Pakistan Catch-22: The Trouble With Wars in Landlocked Countries

Lemar Farhad recently wrote on the relationship of the Pakistani government and the Taliban in “Why Peace with the Taliban Is a Bad Idea”. In it he highlighted specific reasons why Pakistan has been aiding the Taliban against the current U.S. and NATO backed government in Afghanistan. This duplicitous stance by the Pakistan government, which is also our ally in the Global War on Terror, makes the goal of actually defeating the Taliban likely unattainable.

“U.S. policy in particular should be geared at rendering Islamabad either incapable of aiding the Taliban or unwilling to do so.”

While I agree with Farhad’s proposed fix for drying up the support given by Pakistan, the second and third order effects could also cripple our efforts in Afghanistan. His position states that “U.S. policy in particular should be geared at rendering Islamabad either incapable of aiding the Taliban or unwilling to do so. Declaring the Taliban as a foreign terrorist organization is the first step. After all, an insurgent force without protected safe-havens, financial institutions, resources, materiel, logistics capabilities, and a host-state will be unable to survive for long.” Such a position would certainly end access to both air and ground routes across the country into Afghanistan.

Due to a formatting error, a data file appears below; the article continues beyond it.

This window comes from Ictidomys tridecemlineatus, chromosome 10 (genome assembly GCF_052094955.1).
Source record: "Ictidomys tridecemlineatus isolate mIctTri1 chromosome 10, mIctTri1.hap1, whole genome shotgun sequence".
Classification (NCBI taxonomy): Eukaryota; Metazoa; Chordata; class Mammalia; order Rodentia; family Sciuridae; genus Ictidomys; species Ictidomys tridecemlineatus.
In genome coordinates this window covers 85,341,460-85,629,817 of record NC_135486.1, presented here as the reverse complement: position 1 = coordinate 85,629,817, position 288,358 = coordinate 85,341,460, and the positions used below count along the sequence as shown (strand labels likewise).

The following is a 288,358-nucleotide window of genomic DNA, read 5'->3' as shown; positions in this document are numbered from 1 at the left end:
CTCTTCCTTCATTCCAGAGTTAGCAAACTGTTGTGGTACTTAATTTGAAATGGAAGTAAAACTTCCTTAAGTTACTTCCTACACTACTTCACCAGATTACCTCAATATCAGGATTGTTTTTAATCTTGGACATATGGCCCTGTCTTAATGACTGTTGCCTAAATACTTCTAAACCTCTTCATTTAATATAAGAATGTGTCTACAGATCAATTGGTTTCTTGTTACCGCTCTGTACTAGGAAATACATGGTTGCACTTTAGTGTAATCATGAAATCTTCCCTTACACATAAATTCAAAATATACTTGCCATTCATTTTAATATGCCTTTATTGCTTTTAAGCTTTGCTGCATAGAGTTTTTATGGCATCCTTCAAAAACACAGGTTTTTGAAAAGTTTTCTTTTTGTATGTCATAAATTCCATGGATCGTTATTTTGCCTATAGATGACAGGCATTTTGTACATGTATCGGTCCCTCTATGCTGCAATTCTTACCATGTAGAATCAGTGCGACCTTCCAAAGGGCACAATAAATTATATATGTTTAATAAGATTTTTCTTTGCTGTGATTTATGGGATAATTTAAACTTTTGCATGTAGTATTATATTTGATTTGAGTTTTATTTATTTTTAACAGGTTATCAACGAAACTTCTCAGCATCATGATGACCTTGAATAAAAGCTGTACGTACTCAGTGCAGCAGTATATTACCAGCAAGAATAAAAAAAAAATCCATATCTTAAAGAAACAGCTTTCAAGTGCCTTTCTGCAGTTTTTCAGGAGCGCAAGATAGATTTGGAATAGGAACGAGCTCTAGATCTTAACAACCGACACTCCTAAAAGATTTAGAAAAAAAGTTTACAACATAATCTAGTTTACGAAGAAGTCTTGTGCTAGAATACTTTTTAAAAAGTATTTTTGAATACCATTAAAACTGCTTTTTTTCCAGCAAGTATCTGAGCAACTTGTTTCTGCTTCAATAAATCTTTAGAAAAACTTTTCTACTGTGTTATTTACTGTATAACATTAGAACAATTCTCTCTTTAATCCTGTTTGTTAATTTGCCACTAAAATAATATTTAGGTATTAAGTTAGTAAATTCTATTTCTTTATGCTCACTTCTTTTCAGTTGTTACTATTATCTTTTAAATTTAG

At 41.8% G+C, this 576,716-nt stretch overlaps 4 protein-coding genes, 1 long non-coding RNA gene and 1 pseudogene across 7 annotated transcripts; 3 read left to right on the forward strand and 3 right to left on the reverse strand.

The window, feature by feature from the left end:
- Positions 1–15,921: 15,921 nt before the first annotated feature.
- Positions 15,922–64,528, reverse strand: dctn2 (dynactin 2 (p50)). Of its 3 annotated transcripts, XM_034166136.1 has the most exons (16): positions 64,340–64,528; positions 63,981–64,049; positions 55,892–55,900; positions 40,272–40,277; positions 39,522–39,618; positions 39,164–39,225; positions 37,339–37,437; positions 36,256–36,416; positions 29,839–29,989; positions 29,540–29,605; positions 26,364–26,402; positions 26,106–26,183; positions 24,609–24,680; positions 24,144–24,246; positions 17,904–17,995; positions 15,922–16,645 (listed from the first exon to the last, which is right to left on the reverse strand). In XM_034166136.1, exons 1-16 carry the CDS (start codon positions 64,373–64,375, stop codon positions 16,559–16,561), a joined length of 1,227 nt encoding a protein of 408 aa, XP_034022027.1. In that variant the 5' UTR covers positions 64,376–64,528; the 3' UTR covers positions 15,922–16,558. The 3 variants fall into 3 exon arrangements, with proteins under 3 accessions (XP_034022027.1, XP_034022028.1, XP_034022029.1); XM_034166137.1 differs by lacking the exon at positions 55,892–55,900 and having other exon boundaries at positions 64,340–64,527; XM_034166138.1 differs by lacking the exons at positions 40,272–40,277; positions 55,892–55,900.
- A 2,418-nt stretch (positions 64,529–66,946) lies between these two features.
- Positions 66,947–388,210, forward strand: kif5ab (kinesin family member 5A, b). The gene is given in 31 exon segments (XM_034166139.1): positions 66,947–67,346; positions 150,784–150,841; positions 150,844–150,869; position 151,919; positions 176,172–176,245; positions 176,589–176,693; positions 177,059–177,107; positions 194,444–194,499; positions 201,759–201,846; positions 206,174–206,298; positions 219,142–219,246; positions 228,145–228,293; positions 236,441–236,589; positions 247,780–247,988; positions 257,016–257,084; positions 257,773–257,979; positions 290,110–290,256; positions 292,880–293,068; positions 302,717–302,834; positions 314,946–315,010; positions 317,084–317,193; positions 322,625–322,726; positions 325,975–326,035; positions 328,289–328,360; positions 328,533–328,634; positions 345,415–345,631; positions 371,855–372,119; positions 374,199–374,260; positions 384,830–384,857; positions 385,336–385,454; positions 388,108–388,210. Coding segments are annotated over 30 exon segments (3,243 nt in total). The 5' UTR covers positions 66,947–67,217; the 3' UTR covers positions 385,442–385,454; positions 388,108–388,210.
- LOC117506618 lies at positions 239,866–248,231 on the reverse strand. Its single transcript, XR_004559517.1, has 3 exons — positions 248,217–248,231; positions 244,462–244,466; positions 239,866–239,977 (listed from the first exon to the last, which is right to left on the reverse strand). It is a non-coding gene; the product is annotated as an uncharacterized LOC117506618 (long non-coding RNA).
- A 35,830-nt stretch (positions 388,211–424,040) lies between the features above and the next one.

Since the retrograde of combat forces from Afghanistan in 2013–2014, our footprint in the region has steadily decreased by our own choice and evictions by host nations. This draw-down actually makes Farhad’s suggested course of action more feasible than any time since the start of Operation Enduring Freedom (OEF). As a landlocked country bordered on the east and west by China and Iran, to the south Pakistan and to the north several former Soviet Bloc states; Afghanistan presents a unique challenge for conducting a war, especially with the current status of U.S. relations with several neighboring countries.

Map of U.S. Military Bases supporting Operation Enduring Freedom in 2001

Map of U.S. Military Bases supporting Operation Enduring Freedom in 2001